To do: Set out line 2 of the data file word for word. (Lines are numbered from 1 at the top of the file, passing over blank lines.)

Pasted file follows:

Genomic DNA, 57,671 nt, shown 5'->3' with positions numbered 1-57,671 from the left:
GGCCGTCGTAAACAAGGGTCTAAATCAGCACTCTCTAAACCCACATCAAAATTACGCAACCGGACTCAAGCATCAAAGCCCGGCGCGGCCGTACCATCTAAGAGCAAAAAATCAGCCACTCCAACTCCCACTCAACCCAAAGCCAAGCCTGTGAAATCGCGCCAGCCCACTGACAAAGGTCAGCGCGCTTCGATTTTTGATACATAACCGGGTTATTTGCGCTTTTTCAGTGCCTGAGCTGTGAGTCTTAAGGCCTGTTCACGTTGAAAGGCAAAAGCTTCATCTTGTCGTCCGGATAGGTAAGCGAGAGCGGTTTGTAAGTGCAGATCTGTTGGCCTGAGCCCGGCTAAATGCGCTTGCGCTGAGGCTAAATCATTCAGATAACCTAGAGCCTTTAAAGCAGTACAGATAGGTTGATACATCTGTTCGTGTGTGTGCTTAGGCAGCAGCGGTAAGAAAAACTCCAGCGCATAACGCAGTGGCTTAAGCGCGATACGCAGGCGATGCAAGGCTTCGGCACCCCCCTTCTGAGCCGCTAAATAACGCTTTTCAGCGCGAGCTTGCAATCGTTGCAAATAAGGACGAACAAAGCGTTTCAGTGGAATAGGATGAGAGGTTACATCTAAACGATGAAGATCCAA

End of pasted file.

GGCCGTCGTAAACAAGGGTCTAAATCAGCACTCTCTAAACCCACATCAAAATTACGCAACCGGACTCAAGCATCAAAGCCCGGCGCGGCCGTACCATCTAAGAGCAAAAAATCAGCCACTCCAACTCCCACTCAACCCAAAGCCAAGCCTGTGAAATCGCGCCAGCCCACTGACAAAGGTCAGCGCGCTTCGATTTTTGATACATAACCGGGTTATTTGCGCTTTTTCAGTGCCTGAGCTGTGAGTCTTAAGGCCTGTTCACGTTGAAAGGCAAAAGCTTCATCTTGTCGTCCGGATAGGTAAGCGAGAGCGGTTTGTAAGTGCAGATCTGTTGGCCTGAGCCCGGCTAAATGCGCTTGCGCTGAGGCTAAATCATTCAGATAACCTAGAGCCTTTAAAGCAGTACAGATAGGTTGATACATCTGTTCGTGTGTGTGCTTAGGCAGCAGCGGTAAGAAAAACTCCAGCGCATAACGCAGTGGCTTAAGCGCGATACGCAGGCGATGCAAGGCTTCGGCACCCCCCTTCTGAGCCGCTAAATAACGCTTTTCAGCGCGAGCTTGCAATCGTTGCAAATAAGGACGAACAAAGCGTTTCAGTGGAATAGGATGAGAGGTTACATCTAAACGATGAAGATCCAA